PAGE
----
In Senate Concurrent Resolution (SCR) No. 42, introduced Tuesday, Democratic lawmakers assert that:
“In light of the numerous tragic mass shootings at schools, work places, and public events, this body believes that it is necessary to repeal or amend the Second Amendment of the United States Constitution.”
In the resolution, lawmakers urge Congress to:
“Adopt a proposed amendment to the United States Constitution pursuant to article V of the United States Constitution to clarify the constitutional right to bear arms.”
The sponsors of the resolution suggest the Framers’ use of the term “well-regulated militia” was “intended only to restrict the United States Congress from legislating away a state’s right to self-defense.”
Hawaii has a history of enacting gun control. In 2016, Hawaii became the first state in the country to add gun owners in the state to the FBI’s centralized database (known as “Rap Back”), which allows federal authorities to notify local law enforcement when a gun owner is arrested. That bill, SB 2954, was co-sponsored by Sen. Roz Baker, who also introduced this week’s resolution.
Resolution co-sponsor Stanley Chang has a similar history of advocating gun control measures, while other legislators who introduced SCR No.42, like Sen. Laura Thielsen and Sen. Karl Rhoads, have likewise supported other anti-Second Amendment policies.
The Supreme Court’s Verdict
The Democrats’ resolution heavily references the 1939 Supreme Court decision United States v. Miller as a precedent for a “collective rights” interpretation of the Second Amendment. They call on Congress “to consider and discuss whether the Second Amendment of the United States Constitution should be repealed or amended to clarify that the right to bear arms is a collective, rather than individual, constitutional right.”
The Supreme Court settled the issue in 2008 in the landmark District of Columbia v. Heller decision, a ruling the resolution says “revitalized” the discussion of individual versus collective rights with respect to firearm ownership.
Justice Antonin Scalia wrote:
“The Second Amendment protects an individual right to possess a firearm unconnected with service in a militia, and to use that arm for traditionally lawful purposes, such as self-defense within the home.”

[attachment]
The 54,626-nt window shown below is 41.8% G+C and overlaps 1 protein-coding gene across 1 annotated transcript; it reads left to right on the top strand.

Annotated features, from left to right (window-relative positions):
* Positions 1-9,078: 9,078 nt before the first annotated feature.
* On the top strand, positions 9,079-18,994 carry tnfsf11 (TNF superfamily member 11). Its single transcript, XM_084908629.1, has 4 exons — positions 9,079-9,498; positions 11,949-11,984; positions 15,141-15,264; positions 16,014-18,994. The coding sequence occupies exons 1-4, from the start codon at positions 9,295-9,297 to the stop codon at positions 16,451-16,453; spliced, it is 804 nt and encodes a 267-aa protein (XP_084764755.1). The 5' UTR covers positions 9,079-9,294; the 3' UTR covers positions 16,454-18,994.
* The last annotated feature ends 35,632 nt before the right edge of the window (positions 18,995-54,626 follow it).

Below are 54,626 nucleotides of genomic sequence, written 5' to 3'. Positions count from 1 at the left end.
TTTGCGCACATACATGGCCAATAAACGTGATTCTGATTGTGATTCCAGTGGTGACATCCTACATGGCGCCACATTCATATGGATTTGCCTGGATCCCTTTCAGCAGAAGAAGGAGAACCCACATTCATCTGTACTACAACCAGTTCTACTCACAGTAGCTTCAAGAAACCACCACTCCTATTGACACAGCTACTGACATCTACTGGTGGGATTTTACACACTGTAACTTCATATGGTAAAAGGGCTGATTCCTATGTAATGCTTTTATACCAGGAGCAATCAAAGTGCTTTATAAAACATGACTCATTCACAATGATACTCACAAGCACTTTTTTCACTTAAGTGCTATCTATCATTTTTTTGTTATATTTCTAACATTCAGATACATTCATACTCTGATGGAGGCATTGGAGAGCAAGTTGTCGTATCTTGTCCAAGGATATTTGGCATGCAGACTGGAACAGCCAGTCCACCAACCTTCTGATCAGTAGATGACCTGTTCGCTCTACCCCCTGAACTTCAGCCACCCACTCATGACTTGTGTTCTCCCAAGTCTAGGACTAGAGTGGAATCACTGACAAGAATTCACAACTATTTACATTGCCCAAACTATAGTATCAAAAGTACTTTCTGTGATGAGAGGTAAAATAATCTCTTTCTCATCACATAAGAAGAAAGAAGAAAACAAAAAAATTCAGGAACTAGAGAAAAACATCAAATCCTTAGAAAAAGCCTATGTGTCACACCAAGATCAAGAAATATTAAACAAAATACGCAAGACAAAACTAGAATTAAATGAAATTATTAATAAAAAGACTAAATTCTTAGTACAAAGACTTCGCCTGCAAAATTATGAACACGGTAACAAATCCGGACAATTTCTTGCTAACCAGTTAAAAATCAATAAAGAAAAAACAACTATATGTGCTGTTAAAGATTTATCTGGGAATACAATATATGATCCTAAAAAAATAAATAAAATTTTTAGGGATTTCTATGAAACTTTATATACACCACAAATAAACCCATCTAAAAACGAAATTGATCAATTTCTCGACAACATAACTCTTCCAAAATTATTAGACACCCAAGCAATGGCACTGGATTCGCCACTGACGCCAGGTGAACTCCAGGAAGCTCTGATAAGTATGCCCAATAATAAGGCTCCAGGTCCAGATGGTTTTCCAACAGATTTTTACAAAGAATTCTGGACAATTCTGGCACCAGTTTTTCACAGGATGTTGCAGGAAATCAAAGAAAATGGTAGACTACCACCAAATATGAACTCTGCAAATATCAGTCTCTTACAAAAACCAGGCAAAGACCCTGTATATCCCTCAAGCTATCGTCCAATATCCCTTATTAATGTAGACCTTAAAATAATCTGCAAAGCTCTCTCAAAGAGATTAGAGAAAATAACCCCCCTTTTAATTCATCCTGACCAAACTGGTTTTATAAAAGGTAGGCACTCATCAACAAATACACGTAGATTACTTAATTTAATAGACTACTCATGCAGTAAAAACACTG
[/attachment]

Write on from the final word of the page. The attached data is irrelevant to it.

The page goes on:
Scalia was joined in that ruling by Chief Justice John Roberts, as well as Justices Anthony Kennedy, Clarence Thomas, and Samuel Alito. The individual right interpretation was expanded and made the law of the land in 2010’s McDonald v. Chicago decision.
The difference in Second Amendment interpretations is significant.
As Dahlia Lithwick of Slate has explained, a collective interpretation of the Second Amendment is one generally championed by gun control activists. It holds that the Second Amendment “only protects the states’ authority to maintain formal, organized militias.” As such, the Second Amendment would only apply to federal gun regulations, leaving state and local governments to regulate and prohibit gun ownership as they saw fit.
Hawaii’s attempt comes one week after House Democrats passed the first major gun control legislation in years.
Hawaii’s attempt to have Congress consider whether the Second Amendment should be “repealed or amended” comes one week after House Democrats passed the first major gun control legislation in years.
Individuals will, of course, decide for themselves whether the Founders intended the Second Amendment to be an individual or a collective right. But their own words can help shed light on the issue.
“No freeman shall ever be debarred the use of arms,” Thomas Jefferson wrote in 1776 while drafting the Constitution for Virginia.
This is not the first time Democratic senators in the state of Hawaii have called for congressional action on guns and gun violence, nor is it the first time the state has asserted its right to restrict gun rights. In 2018, the 9th Circuit Court of Appeals found the state had violated the Second Amendment when law enforcement denied a Vietnam veteran the right to open carry a handgun. Hawaii fought the decision, and the court agreed last month to revisit its ruling, which could ultimately bring the case to the Supreme Court.
The resolution introduced this week now awaits a vote in the state’s legislature.
Carey Wedler, John Miltimore / Creative Commons / FEE
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